Is Judge David Johnson lurking near your house? Put some chocolate Zingers out on your doorstop and if they're gone the next morning—call the cops.
What happens when a life-long party boy and overall anchorless ship finds himself turning 30 all of a sudden? This is the question facing Conrad (Joe Egender).
Facts of the Case
Conrad lives in The Palace, a home nestled in the unassuming wastes of suburbia, populated by two of his closest friends, the non-English speaking Spanish landlord, and a host of squatters. For the residents of The Palace, life is merely a playground and a way to cling to their high school days. Kegs, horny women, a faint cloud of smoke permanently in a holding pattern in the living room—it's all the norm.
But when full-blown slacker Conrad wakes up on the day of this 30th birthday, he finds himself at a crossroads. A talented writer, Conrad's career has been a rut for about 15 years, a period of malaise he attributes to the mental trauma done to him by his first girlfriend—when he was 14. Since then, he's been unable to commit to anything, relationships or career path, and just cruises by in a haze.
His pals are planning a major back for him, and as he navigates through another night of hard-partying and unrequited love, he will be given the chance to reevaluate his life, and discover what the big 3-0 really means. And there will be strippers. Oh, yes. There will be strippers.
Don't be fooled by the unfortunate cover art Heretic Films decided to use for the Lurking in Suburbia disc case. At first glance, the DVD looks like it's going to be yet another mindless installment in the raunchy sex comedy genre that's lately been beaten silly by an endless marathon American Pie clones and forgettable National Lampoon college farces. We see our protagonist Conrad, hanging out in his bathrobe, flanked by two nimble blonde cheerleaders, a hapless grin on his face, and that oft-used, but rarely-lived-up-to "unrated" pronouncement. Turn the case over and you're met with a close-up shot of a cheerleader's legs, the special features imprinted on her inner thigh. Nothing wrong with provocative disc packaging, but my fear is that folks might be turned off by this lurid marketing approach, thinking Lurking in Suburbia is little more than another brainless sex comedy, rather than what it really is: an authentic, lighthearted, well-acted look at one guy's struggles with growing up.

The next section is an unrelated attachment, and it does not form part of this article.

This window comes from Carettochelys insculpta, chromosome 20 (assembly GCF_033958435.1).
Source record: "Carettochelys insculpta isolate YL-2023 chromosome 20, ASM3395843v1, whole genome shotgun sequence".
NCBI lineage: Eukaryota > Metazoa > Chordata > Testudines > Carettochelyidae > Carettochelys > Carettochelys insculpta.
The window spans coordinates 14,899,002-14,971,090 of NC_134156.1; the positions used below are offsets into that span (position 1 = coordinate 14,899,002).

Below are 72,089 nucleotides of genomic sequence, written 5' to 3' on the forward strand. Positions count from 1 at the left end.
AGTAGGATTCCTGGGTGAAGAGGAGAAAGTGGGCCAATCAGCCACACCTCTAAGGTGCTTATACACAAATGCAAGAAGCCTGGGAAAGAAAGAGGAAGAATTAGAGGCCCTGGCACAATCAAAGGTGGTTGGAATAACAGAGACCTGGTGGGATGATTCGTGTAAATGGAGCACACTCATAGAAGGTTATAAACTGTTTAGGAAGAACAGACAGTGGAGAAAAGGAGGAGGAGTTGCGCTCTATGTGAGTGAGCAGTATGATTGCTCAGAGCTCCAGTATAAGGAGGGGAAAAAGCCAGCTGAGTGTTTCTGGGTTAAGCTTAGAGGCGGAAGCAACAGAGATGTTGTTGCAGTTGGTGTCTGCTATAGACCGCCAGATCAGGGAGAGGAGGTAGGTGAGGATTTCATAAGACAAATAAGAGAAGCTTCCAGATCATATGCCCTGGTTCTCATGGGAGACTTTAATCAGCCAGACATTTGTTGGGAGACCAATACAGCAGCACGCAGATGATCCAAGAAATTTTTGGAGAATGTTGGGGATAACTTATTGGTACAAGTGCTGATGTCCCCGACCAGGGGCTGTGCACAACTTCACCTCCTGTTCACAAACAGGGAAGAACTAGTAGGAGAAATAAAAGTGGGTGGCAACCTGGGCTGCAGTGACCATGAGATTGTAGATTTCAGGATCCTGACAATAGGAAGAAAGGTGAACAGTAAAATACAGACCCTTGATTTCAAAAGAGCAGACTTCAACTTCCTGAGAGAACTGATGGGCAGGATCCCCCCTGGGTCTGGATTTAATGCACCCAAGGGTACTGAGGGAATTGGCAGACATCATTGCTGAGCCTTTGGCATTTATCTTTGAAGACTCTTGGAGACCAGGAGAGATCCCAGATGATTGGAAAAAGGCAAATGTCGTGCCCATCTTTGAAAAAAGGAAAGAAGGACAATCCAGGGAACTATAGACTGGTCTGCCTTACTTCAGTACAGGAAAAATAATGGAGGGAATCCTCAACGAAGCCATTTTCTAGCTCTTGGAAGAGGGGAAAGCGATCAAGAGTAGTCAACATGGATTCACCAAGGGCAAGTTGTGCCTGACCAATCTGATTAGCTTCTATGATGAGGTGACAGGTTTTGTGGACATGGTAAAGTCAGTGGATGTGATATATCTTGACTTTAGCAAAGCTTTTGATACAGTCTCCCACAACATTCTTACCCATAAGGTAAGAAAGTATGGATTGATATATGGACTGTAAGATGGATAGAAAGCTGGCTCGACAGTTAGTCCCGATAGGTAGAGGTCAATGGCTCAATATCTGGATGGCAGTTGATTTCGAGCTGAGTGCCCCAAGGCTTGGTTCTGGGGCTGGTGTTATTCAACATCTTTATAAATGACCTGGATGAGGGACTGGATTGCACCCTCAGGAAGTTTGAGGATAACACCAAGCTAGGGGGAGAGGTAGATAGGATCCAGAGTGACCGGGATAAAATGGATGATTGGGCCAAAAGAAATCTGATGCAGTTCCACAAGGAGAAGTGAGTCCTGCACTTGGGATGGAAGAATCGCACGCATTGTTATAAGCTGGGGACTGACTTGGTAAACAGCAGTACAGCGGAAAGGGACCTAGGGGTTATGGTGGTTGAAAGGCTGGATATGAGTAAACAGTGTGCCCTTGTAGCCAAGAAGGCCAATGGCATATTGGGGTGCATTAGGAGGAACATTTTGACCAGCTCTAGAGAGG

This film is quite good. And Joe Egender is quite great. The entire film is narrated by Conrad, as he directly addresses the audience. It's a gimmick that took me a while to warm up to, but by the time the film ended, I was convinced it was the best way to go. Egender injects serious charm (and a nice dash of angst) into his character, making Conrad appealing. If Conrad was an irritant, wow would this film have been painful. But no, he's a great character and I gladly accepted him as my guide.
Through this tactic, writer/director Mitchell Altieri is able to blend both the "show" and "tell" methods of exposition. Conrad spells out his personal history and his insights and experience, but as an audience we then get to see how scenarios that have been set up by his monologues play out. For instance, he goes on at length about the emotional hammerlock his first girlfriend experience threw down on him, and later in the film, when he encounters her for the first time in 15 years, we get the payoff. It's a nice system.
Oh, and relax, there's enough debauchery to go around. You still get plenty of wild partying, casual sex, topless strippers, potty talk, and beer guzzling galore. It's just that all this stuff is in the background, swirling around Conrad and his grappling with growing up. In fact, the wanton hedonism, while pretty much the sole generator of sight gags, is painted as the type of life to avoid rather than embrace (at least in Conrad's eyes).
As for the humor, apart from a few inspired set-pieces—standouts include Conrad feeding one of his moron buddies a sentimental breakup speech and Conrad's realization that he went to school with a potential hook-up's mom—the comedy is wry and understated. Lurking in Suburbiais very close to being more of a drama than a comedy. And that's not a bad thing.
Heretic put together a solid presentation: the 1.85:1 anamorphic widescreen transfer looks fine (despite what is most certainly a diminutive budget) and the stereo sound is adequate. The cast's "drunken" commentary is fun and active, easily the highlight of the extras. Deleted scenes and trailers top off the bonus materials.
Lurking in Suburbia is a deep, funny look at a demographic that is seldom explored: the post-collegiate, late 20s/early 30s male-at-a-crossroads former frat boy. Where do these fascinating creatures end up when the keg has run dry?
Not guilty. The court approves.
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Scales of Justice
Studio: Heretic Films
• Drunken Commentary
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